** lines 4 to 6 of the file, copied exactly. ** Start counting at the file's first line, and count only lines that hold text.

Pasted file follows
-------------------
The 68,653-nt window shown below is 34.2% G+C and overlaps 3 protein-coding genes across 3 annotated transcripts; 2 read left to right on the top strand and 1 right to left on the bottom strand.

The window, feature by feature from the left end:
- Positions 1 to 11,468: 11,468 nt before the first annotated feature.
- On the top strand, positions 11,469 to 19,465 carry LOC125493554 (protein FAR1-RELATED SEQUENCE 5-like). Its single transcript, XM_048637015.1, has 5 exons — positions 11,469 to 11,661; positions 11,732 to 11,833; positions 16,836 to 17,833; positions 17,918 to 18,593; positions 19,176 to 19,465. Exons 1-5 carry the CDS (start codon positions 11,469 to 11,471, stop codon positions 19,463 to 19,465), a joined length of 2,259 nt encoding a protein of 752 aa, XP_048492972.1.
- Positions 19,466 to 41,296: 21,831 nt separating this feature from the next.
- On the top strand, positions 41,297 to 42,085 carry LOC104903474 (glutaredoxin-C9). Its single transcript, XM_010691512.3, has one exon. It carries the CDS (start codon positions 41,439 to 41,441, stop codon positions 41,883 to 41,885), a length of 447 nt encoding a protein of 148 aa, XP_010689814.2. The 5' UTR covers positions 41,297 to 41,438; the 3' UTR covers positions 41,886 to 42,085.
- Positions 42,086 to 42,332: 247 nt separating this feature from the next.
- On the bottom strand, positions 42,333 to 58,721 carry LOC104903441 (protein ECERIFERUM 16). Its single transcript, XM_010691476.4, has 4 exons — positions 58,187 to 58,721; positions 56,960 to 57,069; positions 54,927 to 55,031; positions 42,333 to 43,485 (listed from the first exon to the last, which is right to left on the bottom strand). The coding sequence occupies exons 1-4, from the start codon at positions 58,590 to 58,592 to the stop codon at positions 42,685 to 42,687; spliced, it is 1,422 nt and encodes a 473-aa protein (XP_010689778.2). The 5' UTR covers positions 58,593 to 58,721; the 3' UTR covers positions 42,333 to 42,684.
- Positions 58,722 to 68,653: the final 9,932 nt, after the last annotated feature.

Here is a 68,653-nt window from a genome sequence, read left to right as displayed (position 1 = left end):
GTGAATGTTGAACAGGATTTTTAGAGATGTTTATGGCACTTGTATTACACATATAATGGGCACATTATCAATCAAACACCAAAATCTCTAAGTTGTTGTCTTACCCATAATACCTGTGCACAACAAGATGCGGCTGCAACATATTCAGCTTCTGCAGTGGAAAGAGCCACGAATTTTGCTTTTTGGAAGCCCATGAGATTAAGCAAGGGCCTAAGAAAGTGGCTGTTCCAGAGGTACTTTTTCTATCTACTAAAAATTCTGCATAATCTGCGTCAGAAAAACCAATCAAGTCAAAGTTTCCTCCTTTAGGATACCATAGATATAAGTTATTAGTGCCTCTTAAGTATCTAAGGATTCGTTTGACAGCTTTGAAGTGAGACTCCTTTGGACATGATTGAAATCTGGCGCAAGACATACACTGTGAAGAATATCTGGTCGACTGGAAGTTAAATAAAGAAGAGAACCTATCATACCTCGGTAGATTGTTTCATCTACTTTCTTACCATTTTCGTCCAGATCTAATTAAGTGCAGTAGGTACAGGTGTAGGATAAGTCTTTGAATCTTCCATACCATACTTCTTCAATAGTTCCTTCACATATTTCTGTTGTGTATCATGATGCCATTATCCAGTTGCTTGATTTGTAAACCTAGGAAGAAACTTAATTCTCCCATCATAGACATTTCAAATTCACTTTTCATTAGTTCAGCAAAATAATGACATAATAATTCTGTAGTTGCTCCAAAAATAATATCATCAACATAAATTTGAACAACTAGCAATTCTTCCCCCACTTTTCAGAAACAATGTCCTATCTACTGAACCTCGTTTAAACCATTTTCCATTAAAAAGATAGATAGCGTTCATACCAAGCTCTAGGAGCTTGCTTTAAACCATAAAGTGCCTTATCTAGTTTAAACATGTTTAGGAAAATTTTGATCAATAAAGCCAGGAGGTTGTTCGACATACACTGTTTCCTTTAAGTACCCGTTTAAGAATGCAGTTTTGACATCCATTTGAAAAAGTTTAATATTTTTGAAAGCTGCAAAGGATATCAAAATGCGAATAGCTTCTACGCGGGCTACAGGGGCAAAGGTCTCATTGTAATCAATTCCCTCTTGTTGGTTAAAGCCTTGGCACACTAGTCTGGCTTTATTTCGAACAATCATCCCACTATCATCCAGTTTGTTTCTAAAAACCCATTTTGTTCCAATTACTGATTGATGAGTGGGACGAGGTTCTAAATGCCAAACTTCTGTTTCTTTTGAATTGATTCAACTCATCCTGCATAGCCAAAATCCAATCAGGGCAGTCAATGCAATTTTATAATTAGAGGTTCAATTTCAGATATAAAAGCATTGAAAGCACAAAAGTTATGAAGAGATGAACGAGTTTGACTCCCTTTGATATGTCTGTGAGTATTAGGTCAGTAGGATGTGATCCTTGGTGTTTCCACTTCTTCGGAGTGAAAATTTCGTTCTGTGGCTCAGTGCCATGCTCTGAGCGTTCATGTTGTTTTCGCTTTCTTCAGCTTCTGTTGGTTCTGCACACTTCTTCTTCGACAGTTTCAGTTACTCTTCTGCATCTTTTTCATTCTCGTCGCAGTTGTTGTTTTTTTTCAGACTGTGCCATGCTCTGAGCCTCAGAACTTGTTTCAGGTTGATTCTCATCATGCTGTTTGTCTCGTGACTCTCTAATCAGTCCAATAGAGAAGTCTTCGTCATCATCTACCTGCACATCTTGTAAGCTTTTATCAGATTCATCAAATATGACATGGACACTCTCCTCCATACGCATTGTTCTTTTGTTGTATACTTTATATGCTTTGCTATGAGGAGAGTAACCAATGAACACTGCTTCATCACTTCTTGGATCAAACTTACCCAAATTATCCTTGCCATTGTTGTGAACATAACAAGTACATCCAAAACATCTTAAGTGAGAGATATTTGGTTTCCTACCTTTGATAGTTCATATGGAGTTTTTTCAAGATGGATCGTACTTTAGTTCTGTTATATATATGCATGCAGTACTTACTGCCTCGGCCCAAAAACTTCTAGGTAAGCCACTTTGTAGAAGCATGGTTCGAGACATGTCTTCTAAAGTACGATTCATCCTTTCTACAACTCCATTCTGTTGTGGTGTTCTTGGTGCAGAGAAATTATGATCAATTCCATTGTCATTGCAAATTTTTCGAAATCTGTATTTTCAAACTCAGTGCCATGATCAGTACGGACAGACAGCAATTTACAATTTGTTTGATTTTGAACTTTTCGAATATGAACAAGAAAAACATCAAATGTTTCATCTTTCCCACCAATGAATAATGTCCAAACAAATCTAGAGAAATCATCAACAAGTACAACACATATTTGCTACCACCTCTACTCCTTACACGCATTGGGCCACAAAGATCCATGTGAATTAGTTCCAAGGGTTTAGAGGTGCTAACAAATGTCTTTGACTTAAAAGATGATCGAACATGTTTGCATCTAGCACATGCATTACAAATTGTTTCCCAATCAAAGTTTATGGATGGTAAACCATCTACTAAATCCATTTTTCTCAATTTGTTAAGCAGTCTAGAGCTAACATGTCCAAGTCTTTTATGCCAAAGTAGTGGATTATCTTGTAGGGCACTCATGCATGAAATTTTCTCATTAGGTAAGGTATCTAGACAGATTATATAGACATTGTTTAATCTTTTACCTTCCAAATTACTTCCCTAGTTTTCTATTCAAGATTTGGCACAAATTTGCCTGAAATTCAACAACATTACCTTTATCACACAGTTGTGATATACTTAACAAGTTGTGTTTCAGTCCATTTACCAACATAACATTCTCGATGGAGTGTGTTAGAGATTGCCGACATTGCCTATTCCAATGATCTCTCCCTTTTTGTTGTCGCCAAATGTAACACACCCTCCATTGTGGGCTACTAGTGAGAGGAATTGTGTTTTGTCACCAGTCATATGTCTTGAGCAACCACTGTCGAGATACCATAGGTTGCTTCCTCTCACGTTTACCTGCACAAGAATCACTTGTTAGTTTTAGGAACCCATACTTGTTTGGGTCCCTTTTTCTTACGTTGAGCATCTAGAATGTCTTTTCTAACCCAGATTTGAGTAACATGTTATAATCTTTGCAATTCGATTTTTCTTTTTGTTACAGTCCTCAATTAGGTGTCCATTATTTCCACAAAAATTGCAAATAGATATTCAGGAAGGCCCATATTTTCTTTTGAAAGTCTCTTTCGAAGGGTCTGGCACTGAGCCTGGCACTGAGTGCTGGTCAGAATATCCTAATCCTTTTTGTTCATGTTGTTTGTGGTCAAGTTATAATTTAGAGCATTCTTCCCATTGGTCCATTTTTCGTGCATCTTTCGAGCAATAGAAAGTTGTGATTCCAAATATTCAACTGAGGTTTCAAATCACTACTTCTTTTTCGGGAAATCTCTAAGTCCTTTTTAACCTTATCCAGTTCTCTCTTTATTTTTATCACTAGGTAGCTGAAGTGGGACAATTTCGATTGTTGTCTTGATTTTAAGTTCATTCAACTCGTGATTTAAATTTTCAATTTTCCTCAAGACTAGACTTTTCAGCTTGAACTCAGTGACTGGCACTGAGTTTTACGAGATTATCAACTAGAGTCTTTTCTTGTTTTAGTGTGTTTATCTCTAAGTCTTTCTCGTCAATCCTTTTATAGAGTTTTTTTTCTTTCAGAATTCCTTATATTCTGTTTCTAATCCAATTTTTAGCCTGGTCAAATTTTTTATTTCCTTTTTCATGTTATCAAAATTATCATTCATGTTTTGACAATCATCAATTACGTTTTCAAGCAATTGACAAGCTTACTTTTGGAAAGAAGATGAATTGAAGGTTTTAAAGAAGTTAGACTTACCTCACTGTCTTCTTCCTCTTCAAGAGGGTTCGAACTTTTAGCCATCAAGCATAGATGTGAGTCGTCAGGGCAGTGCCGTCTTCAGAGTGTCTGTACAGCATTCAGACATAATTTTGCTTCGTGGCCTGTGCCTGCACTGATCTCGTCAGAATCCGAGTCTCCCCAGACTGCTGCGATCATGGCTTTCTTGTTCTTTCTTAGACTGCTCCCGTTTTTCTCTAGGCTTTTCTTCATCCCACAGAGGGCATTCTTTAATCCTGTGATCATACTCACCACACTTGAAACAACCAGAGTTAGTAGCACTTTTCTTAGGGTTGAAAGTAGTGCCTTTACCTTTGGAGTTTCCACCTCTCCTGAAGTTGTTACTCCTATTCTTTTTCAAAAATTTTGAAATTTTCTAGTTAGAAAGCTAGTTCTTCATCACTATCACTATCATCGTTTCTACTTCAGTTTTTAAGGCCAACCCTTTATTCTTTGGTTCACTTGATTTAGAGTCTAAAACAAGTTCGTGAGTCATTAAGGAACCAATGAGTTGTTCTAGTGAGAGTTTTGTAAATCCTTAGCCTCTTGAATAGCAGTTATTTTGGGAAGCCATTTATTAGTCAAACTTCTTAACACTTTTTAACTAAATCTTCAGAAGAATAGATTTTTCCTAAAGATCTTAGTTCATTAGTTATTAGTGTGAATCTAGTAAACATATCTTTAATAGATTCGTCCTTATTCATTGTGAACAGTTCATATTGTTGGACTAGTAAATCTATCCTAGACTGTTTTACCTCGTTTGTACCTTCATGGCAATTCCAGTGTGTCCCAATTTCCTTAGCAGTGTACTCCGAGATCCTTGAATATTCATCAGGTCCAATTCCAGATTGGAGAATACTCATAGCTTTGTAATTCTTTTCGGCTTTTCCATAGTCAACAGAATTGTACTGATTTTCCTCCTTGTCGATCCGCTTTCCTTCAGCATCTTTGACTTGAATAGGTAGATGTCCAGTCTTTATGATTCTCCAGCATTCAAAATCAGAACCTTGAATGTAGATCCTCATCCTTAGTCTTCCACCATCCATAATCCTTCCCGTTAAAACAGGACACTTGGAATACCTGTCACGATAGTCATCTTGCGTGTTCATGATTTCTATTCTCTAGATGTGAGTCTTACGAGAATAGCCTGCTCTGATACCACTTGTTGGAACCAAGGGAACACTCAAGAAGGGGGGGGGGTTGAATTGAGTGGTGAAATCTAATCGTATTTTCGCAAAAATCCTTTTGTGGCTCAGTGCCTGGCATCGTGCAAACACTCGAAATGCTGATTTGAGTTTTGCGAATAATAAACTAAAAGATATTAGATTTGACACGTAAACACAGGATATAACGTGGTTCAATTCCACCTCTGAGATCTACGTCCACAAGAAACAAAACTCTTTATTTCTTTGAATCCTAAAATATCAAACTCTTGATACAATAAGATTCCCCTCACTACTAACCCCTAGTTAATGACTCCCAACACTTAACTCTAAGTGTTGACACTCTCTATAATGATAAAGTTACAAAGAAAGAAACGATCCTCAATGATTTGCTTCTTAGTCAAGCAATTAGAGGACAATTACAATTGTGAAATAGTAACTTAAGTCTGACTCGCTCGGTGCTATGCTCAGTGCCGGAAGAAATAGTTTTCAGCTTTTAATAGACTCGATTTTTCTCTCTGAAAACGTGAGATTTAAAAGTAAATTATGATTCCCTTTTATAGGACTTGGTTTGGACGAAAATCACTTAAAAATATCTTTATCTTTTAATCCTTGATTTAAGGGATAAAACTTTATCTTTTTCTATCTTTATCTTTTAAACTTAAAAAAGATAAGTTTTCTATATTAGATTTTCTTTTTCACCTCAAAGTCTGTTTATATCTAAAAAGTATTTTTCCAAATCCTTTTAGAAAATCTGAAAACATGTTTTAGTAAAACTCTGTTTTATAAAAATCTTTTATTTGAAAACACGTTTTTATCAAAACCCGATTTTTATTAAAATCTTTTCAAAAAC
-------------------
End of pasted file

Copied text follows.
- On the top strand, positions 11,469 to 19,465 carry LOC125493554 (protein FAR1-RELATED SEQUENCE 5-like). Its single transcript, XM_048637015.1, has 5 exons — positions 11,469 to 11,661; positions 11,732 to 11,833; positions 16,836 to 17,833; positions 17,918 to 18,593; positions 19,176 to 19,465. Exons 1-5 carry the CDS (start codon positions 11,469 to 11,471, stop codon positions 19,463 to 19,465), a joined length of 2,259 nt encoding a protein of 752 aa, XP_048492972.1.
- Positions 19,466 to 41,296: 21,831 nt separating this feature from the next.
- On the top strand, positions 41,297 to 42,085 carry LOC104903474 (glutaredoxin-C9). Its single transcript, XM_010691512.3, has one exon. It carries the CDS (start codon positions 41,439 to 41,441, stop codon positions 41,883 to 41,885), a length of 447 nt encoding a protein of 148 aa, XP_010689814.2. The 5' UTR covers positions 41,297 to 41,438; the 3' UTR covers positions 41,886 to 42,085.